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Maldives imposes strict curbs as COVID-19 cases spike
The Maldives will restrict movement from Wednesday to curb a surge in coronavirus infections that is putting pressure on the island's healthcare facilities, officials said. People will be allowed out for a few hours each day for essential supplies and a strict curfew will be in place from 4 p.m. to 8 a.m.
People will be allowed out for a few hours each day for essential supplies and a strict curfew will be in place from 4 p.m. to 8 a.m. (0300 GMT) the next day, the Health Protection Agency said. The restrictions come as the Indian Ocean island has seen a rise in cases and is struggling with a shortage of medical staff, many of whom come from India which is battling its own deadly wave of infections.
"Especially due to the situation in India, which is traditionally the biggest source country, we are finding it difficult to hire new medical professionals to deal with the increased caseload," Mabrook Azeez, the spokesman for the President's Office told Reuters. The Maldives reported 1,004 fresh cases on Tuesday with a tally of 58,345 total infections, according to the health agency, with cases concentrated in the capital Male.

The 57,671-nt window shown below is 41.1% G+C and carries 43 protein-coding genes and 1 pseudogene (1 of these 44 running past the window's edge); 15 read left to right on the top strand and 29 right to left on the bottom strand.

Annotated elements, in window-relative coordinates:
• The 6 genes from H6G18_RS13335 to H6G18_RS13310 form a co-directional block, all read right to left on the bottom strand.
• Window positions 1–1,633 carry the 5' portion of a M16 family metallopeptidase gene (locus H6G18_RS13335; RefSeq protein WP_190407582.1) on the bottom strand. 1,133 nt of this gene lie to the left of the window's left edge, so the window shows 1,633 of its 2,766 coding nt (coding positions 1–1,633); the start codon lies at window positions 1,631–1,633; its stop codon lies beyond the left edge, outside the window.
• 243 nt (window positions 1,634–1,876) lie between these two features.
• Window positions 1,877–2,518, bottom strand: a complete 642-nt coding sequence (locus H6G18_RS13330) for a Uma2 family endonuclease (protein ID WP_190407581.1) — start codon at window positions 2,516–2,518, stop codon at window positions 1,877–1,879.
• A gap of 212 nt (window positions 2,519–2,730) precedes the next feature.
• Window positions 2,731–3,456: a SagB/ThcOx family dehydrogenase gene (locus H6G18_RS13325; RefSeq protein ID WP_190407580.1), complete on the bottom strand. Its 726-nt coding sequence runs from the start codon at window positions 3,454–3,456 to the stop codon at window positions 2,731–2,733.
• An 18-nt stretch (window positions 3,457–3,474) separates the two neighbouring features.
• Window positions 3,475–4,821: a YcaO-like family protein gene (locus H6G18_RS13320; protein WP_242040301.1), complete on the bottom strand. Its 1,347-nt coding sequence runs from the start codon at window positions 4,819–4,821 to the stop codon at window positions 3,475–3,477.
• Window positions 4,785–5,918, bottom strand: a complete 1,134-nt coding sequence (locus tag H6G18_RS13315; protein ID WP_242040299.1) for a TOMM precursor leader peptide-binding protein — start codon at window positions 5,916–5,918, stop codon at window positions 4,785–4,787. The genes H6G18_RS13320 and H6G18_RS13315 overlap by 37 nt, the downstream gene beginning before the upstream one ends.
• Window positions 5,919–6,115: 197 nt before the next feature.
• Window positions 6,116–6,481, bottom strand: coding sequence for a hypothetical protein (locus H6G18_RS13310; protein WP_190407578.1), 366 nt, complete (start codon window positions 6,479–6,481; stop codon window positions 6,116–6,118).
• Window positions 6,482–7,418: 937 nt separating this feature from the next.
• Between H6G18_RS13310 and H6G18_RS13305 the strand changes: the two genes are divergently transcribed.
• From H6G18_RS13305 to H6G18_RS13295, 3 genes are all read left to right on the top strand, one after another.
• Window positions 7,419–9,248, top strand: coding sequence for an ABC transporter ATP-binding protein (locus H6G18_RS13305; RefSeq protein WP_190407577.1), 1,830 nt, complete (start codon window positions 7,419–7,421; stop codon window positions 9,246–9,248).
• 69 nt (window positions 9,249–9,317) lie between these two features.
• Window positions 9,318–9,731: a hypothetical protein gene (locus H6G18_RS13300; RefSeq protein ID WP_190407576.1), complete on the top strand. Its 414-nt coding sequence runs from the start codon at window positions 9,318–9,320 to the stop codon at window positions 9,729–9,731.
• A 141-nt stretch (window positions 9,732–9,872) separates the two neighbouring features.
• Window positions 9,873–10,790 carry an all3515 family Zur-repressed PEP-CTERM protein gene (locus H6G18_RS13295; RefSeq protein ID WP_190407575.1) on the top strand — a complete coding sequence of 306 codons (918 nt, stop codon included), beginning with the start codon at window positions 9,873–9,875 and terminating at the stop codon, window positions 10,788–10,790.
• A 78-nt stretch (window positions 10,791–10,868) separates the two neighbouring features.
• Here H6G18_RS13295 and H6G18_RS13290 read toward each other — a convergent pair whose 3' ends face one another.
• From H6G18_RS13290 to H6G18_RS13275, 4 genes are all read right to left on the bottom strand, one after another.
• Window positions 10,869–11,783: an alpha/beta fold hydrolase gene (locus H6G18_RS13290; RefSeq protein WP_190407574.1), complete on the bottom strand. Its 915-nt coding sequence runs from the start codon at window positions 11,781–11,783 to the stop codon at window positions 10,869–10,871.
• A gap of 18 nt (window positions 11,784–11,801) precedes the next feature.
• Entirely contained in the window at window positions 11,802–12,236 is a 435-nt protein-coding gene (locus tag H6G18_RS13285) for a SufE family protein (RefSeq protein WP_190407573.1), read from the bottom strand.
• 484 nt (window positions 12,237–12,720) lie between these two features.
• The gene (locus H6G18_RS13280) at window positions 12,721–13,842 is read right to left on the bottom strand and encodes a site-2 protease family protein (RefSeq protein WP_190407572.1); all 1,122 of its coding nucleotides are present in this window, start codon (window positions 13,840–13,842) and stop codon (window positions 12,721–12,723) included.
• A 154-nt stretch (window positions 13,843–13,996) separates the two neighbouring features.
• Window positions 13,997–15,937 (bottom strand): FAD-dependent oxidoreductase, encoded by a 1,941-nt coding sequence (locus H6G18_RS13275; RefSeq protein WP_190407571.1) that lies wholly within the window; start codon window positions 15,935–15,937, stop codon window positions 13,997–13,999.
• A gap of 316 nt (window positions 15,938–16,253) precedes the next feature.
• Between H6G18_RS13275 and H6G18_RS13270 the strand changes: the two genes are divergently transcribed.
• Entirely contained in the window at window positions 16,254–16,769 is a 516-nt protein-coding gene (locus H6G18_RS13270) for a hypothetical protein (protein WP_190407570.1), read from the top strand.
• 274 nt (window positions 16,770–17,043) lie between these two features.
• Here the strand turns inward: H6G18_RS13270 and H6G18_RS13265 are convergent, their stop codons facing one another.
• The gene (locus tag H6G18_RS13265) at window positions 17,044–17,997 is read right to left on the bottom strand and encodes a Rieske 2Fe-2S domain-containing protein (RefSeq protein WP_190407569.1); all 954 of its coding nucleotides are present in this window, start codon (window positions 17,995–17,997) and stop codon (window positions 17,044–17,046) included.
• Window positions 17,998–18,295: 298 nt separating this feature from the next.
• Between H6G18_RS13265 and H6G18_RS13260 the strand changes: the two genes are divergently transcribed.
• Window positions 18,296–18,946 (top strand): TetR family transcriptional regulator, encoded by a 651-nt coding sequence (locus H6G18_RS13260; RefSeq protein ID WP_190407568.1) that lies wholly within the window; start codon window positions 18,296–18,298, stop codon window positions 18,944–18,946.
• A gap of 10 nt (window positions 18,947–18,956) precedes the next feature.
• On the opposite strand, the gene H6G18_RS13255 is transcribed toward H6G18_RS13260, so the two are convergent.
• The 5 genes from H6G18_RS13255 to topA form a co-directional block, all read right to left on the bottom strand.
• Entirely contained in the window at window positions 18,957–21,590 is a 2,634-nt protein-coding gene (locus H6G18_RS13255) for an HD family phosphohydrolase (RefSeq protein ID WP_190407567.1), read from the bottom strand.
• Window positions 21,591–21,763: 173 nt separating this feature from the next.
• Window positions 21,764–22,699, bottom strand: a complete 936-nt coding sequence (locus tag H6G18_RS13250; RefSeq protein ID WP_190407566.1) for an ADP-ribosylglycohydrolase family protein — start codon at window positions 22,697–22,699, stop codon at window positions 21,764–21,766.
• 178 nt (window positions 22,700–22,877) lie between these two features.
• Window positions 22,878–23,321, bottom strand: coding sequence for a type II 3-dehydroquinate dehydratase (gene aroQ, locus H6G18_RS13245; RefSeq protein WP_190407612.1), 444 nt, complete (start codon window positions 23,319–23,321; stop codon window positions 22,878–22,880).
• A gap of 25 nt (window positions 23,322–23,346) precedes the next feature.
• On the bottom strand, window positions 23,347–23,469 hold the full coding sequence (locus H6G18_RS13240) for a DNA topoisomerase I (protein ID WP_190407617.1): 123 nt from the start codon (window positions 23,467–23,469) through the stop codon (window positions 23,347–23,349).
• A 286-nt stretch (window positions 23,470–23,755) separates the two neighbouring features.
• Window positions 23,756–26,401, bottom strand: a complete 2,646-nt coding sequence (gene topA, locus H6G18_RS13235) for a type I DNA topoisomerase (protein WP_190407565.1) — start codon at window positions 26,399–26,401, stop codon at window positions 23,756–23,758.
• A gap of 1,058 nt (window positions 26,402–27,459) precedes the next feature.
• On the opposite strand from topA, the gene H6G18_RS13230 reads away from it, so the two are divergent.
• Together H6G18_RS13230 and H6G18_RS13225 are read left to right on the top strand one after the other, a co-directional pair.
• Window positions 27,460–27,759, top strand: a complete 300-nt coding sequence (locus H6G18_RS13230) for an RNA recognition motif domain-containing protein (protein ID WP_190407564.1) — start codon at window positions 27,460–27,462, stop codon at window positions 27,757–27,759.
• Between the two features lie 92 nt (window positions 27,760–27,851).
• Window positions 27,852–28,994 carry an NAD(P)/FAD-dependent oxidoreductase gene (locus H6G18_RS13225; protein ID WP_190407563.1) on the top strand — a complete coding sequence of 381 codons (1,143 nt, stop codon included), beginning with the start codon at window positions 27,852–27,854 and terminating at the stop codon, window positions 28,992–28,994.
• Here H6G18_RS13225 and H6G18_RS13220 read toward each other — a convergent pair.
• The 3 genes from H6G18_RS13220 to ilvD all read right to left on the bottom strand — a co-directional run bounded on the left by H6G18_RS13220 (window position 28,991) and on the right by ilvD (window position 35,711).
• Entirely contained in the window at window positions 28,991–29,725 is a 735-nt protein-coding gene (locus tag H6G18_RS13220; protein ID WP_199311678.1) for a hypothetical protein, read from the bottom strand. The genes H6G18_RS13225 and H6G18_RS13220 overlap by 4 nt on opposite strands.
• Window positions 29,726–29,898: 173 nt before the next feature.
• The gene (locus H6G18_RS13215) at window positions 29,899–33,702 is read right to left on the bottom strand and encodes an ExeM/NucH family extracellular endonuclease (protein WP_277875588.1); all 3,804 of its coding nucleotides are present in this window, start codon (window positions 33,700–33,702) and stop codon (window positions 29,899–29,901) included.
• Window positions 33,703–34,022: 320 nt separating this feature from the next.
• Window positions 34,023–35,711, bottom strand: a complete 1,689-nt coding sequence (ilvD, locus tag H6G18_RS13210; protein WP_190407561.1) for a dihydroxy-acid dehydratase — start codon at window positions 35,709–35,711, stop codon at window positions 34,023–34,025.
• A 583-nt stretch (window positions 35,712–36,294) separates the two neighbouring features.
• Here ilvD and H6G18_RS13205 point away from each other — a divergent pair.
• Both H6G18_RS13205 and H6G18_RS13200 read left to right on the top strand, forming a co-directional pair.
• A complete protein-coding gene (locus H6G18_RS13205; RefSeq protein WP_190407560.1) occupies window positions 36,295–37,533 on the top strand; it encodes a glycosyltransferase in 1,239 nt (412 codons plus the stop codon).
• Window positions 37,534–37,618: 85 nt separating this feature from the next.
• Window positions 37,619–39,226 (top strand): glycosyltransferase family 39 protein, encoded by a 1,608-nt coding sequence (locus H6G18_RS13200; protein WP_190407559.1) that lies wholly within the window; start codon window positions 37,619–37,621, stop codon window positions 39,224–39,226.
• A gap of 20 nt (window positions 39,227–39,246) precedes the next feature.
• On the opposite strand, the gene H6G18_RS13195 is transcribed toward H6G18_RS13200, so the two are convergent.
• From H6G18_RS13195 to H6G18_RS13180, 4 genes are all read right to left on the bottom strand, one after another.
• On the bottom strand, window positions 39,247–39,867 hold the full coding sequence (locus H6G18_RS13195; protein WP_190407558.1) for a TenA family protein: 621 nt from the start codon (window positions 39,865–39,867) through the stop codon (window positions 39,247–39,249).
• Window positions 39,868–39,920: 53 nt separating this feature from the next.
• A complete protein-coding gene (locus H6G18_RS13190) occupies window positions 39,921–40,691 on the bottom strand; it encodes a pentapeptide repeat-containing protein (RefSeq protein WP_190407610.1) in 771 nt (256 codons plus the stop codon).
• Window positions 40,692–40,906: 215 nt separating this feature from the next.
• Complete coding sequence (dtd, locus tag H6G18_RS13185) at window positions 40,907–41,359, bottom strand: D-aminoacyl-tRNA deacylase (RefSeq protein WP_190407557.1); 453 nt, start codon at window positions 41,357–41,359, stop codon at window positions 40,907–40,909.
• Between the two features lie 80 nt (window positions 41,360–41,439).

Last week, daily cases hit a record 2,194, setting off alarm in the tropical island chain with a population of a little over half a million. President Ibrahim Mohamed Solih said the country had erred in lifting curbs on public movement.
"The easing of restrictions in April was not right. I don't think those decisions were good enough. However, I am not going to put that responsibility on anyone," he told reporters on Tuesday. The country held local council elections in April during which public meetings were held. Family gatherings and congregation alto took place in mosques during the holy month of Ramadan. Seventy-one people have died due to COVID-19 complications in May so far, accounting for nearly half of all COVID-19 deaths in the country since the beginning of the pandemic, data shows. The tropical island chain is traditionally known for its luxury beach resorts. (Writing by Tanvi Mehta; Editing by Sanjeev Miglani and Ana Nicolaci da Costa)